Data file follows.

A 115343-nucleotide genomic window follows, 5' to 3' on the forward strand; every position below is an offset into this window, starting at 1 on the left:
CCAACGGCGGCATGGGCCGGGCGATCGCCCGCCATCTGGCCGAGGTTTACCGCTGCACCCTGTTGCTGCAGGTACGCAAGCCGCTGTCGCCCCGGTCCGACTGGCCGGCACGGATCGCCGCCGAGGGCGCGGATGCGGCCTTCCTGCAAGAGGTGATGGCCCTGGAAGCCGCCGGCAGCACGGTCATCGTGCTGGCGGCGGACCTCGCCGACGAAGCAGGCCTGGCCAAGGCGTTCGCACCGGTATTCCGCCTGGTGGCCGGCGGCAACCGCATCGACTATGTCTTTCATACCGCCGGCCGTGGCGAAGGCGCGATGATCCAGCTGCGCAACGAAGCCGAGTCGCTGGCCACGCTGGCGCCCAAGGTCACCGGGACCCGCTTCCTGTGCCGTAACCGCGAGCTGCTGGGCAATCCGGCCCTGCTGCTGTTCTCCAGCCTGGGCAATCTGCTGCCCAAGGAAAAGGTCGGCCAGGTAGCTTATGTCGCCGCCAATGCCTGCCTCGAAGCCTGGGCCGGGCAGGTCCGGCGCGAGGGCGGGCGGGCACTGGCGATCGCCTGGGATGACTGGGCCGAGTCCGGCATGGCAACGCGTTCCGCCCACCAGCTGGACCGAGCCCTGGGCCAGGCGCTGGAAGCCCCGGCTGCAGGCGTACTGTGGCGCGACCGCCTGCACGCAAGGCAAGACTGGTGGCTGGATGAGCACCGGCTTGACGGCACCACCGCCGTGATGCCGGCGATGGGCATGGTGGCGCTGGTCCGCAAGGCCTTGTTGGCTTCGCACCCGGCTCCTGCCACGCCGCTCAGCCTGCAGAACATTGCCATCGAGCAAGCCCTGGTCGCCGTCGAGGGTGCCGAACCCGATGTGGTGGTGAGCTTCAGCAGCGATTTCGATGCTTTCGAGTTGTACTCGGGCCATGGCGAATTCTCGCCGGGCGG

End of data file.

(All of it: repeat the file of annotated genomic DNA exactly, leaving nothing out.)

A 115343-nucleotide genomic window follows, 5' to 3' on the forward strand; every position below is an offset into this window, starting at 1 on the left:
CCAACGGCGGCATGGGCCGGGCGATCGCCCGCCATCTGGCCGAGGTTTACCGCTGCACCCTGTTGCTGCAGGTACGCAAGCCGCTGTCGCCCCGGTCCGACTGGCCGGCACGGATCGCCGCCGAGGGCGCGGATGCGGCCTTCCTGCAAGAGGTGATGGCCCTGGAAGCCGCCGGCAGCACGGTCATCGTGCTGGCGGCGGACCTCGCCGACGAAGCAGGCCTGGCCAAGGCGTTCGCACCGGTATTCCGCCTGGTGGCCGGCGGCAACCGCATCGACTATGTCTTTCATACCGCCGGCCGTGGCGAAGGCGCGATGATCCAGCTGCGCAACGAAGCCGAGTCGCTGGCCACGCTGGCGCCCAAGGTCACCGGGACCCGCTTCCTGTGCCGTAACCGCGAGCTGCTGGGCAATCCGGCCCTGCTGCTGTTCTCCAGCCTGGGCAATCTGCTGCCCAAGGAAAAGGTCGGCCAGGTAGCTTATGTCGCCGCCAATGCCTGCCTCGAAGCCTGGGCCGGGCAGGTCCGGCGCGAGGGCGGGCGGGCACTGGCGATCGCCTGGGATGACTGGGCCGAGTCCGGCATGGCAACGCGTTCCGCCCACCAGCTGGACCGAGCCCTGGGCCAGGCGCTGGAAGCCCCGGCTGCAGGCGTACTGTGGCGCGACCGCCTGCACGCAAGGCAAGACTGGTGGCTGGATGAGCACCGGCTTGACGGCACCACCGCCGTGATGCCGGCGATGGGCATGGTGGCGCTGGTCCGCAAGGCCTTGTTGGCTTCGCACCCGGCTCCTGCCACGCCGCTCAGCCTGCAGAACATTGCCATCGAGCAAGCCCTGGTCGCCGTCGAGGGTGCCGAACCCGATGTGGTGGTGAGCTTCAGCAGCGATTTCGATGCTTTCGAGTTGTACTCGGGCCATGGCGAATTCTCGCCGGGCGG